Updated: Dewsbury teen reportedly kills himself in suicide bombing
A Dewsbury teenager has died after allegedly blowing himself up whilst with ISIS in Iraq.
The parents of 17-year-old Talha Asmal say they are “utterly devastated” and “heartbroken” by the news and believe Talha was “exploited” and “groomed” by ISIS recruiters online.
An Isis-affiliated social media account reported yesterday evening that a young male named Abu Yusuf al-Britani - believed to be Talha - detonated a vehicle fitted with explosives in the northern Iraqi town of Baiji.
The Foreign Office has not yet confirmed whether Talha has died, but his parents have released a statement confirming that photographs shown of a youth purportedly named Abu Yusuf Al Britany appears to show their 17-year-old son.
In a statement released this afternoon they say: “Talha comes from a close knit, hardworking, peace loving and law abiding British Muslim family. The entire family unreservedly condemns and abhors all acts of violence wherever perpetrated.
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“Talha himself was a loving, kind, caring and affable teenager. He never harboured any ill will against anybody nor did he ever exhibit any violent, extreme or radical views of any kind.
“Talha’s tender years and naivety were it seems however exploited by persons unknown who hiding behind the anonymity of the world wide web targeted and befriended Talha and engaged in a process of deliberate and calculated grooming of him.
“As a result of this and completely unbeknown to us, his family and entirely against our wishes he ended up travelling it seems to Iraq.
“Whilst there it appears that Talha fell under the spell of individuals who continued to prey on his innocence and vulnerability to the point where if the press reports are accurate he was ordered to his death by so called ISIS handlers and leaders too cowardly to do their own ‘dirty’ work.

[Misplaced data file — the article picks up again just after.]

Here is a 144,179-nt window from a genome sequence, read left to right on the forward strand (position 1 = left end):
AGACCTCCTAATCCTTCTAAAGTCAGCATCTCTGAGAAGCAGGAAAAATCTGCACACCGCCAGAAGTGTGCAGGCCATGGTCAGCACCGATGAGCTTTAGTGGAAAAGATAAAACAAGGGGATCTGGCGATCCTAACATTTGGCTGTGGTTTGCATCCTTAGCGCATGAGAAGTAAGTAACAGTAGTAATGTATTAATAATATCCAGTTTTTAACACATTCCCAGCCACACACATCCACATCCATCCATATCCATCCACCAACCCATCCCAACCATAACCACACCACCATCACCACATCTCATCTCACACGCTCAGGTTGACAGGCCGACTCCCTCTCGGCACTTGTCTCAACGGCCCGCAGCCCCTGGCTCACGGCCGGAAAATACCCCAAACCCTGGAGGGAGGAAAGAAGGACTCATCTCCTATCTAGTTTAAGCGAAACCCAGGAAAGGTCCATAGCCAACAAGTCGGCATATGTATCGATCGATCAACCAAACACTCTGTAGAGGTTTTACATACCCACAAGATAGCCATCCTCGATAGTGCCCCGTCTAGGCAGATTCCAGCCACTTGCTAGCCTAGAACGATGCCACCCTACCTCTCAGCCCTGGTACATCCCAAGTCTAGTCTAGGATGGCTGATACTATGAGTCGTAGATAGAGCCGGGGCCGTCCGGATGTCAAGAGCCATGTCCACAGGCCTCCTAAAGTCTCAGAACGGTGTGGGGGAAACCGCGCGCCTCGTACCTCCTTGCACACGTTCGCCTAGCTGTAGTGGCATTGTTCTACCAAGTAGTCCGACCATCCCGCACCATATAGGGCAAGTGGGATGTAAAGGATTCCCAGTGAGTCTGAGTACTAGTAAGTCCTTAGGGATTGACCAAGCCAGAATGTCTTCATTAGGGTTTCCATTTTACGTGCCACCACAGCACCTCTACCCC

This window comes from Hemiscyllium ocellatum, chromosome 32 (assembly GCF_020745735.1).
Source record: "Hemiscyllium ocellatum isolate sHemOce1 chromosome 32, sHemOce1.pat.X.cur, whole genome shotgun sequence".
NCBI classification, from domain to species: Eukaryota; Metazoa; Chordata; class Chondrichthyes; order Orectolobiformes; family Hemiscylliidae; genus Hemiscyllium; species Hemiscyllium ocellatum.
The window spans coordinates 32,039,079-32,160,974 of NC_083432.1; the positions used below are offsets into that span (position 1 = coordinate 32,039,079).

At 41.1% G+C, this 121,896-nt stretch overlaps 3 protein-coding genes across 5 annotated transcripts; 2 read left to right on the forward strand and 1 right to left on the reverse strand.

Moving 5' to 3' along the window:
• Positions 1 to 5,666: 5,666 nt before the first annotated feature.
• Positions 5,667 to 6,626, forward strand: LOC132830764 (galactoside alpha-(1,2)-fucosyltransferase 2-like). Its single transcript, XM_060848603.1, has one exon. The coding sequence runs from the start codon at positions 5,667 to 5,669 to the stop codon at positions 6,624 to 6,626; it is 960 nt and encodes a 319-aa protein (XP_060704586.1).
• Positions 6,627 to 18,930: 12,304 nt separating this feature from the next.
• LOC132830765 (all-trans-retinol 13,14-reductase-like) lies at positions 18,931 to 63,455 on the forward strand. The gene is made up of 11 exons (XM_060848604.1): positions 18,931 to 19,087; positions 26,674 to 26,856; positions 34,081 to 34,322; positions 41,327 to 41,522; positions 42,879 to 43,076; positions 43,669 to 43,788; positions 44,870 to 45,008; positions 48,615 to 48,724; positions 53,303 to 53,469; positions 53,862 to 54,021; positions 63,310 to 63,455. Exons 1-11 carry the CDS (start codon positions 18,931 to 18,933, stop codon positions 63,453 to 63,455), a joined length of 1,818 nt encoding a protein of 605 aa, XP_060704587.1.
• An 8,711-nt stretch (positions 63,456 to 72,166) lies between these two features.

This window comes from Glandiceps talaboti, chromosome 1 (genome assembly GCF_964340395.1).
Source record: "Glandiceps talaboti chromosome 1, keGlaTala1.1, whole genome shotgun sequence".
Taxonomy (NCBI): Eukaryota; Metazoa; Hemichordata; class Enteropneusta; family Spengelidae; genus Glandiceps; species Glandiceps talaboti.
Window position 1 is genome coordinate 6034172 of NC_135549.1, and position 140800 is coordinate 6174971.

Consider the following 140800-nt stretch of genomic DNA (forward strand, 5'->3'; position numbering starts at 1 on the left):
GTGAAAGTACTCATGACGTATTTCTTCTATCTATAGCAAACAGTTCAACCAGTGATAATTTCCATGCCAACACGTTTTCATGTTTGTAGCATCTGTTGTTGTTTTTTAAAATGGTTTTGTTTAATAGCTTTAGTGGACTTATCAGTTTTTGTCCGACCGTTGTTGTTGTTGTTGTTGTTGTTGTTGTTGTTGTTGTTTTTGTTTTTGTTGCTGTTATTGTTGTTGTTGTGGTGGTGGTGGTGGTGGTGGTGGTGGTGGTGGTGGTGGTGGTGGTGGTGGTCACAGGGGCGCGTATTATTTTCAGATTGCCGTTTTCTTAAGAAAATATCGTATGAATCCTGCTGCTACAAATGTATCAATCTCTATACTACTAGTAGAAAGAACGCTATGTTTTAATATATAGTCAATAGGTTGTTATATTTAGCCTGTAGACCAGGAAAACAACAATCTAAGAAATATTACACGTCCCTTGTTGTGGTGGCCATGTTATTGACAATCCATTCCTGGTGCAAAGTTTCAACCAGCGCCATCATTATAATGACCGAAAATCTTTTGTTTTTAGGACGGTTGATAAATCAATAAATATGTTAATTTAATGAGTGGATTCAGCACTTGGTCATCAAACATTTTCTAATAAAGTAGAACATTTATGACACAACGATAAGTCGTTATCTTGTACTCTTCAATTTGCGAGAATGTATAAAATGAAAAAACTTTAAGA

“We are all naturally utterly devastated and heartbroken by the unspeakable tragedy that now appears to have befallen us.
“We need time and understanding to come to terms with our unimaginable and painful loss.
“As a family we would like to take this opportunity to unequivocally state that ‘ISIS’ are not Islam. They do not represent in any way, shape or form Islam and Muslims and we are no longer prepared to allow a barbaric group like ‘ISIS’ to hijack our faith. ‘ISIS’ Not and Never in our name.
“As a family we would urge anyone who has any concerns about their own family members being exploited in a similar way to seek the help and advice of the Police as soon as ever possible.”
West Yorkshire Police has released a statement saying it can not confirm the identity of the person who died in Iraq but “are aware that a large number of British nationals are travelling to the Middle East for a variety of reasons and we understand that some of those travelling have resided in West Yorkshire”.
The teenager fled his home in Dewsbury, in March to allegedly join Isis along with his friend Hassan Munshi, who was also 17. There is now news on Hassan.